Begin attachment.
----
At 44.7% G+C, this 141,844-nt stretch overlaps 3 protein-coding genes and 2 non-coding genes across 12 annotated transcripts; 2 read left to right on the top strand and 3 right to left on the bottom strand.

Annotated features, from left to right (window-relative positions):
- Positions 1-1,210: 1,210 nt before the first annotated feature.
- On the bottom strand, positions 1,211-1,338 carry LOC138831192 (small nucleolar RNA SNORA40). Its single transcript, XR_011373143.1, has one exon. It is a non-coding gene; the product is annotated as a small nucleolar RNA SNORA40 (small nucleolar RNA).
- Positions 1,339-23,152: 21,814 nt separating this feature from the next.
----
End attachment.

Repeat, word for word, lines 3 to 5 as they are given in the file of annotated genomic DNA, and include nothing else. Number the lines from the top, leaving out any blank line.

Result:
- Positions 1-1,210: 1,210 nt before the first annotated feature.
- On the bottom strand, positions 1,211-1,338 carry LOC138831192 (small nucleolar RNA SNORA40). Its single transcript, XR_011373143.1, has one exon. It is a non-coding gene; the product is annotated as a small nucleolar RNA SNORA40 (small nucleolar RNA).
- Positions 1,339-23,152: 21,814 nt separating this feature from the next.